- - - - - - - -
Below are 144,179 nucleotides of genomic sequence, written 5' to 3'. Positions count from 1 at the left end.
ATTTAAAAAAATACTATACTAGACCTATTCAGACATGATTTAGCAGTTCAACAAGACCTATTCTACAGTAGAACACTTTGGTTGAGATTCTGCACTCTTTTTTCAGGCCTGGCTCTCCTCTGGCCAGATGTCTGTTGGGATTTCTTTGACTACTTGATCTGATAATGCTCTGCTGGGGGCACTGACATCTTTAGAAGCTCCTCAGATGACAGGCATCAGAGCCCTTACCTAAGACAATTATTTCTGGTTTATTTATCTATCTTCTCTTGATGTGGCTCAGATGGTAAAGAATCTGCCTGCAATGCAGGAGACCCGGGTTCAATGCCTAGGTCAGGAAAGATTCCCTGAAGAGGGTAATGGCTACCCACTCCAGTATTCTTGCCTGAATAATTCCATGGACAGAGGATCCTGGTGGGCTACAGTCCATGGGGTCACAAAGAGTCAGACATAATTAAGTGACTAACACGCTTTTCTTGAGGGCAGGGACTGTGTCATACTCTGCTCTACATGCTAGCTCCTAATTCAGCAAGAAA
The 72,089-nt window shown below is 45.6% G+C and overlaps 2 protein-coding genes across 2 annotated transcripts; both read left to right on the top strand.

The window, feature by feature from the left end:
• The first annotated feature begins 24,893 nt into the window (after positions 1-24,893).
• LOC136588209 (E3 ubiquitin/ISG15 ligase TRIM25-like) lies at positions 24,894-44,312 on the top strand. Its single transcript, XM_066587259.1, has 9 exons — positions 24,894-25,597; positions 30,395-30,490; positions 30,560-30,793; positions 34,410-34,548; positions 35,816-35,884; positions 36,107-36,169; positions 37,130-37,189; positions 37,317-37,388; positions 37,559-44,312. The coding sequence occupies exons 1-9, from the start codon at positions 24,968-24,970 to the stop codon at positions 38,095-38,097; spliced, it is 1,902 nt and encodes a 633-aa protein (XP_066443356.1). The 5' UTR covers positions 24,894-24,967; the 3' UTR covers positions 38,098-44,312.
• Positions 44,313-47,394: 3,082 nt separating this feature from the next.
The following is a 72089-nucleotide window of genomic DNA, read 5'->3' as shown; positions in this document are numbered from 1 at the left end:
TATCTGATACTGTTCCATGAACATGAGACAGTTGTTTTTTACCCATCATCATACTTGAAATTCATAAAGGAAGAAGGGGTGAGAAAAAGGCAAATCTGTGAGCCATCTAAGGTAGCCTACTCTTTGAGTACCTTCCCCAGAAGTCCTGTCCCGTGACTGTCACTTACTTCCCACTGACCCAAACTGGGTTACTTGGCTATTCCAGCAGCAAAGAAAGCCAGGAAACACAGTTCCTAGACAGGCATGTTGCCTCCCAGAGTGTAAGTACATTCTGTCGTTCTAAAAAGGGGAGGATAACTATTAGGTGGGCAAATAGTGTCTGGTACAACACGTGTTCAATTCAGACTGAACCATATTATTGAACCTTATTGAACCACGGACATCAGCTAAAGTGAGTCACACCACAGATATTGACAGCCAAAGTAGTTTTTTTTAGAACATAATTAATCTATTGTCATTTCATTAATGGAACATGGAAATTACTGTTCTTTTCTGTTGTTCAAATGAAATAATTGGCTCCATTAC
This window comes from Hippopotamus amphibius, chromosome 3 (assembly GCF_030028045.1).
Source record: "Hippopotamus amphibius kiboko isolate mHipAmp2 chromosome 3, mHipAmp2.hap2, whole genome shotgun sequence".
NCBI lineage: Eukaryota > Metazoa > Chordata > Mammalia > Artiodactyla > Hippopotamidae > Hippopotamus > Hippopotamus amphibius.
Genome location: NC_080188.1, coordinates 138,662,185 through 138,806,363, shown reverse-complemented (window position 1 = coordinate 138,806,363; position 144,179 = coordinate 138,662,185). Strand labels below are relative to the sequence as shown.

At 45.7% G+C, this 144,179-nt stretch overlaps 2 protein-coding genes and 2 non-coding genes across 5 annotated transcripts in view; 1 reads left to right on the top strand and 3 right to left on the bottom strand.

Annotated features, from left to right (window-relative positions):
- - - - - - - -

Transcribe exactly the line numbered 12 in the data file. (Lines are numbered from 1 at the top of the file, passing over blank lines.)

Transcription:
NCBI lineage: Eukaryota > Metazoa > Chordata > Mammalia > Artiodactyla > Hippopotamidae > Hippopotamus > Hippopotamus amphibius.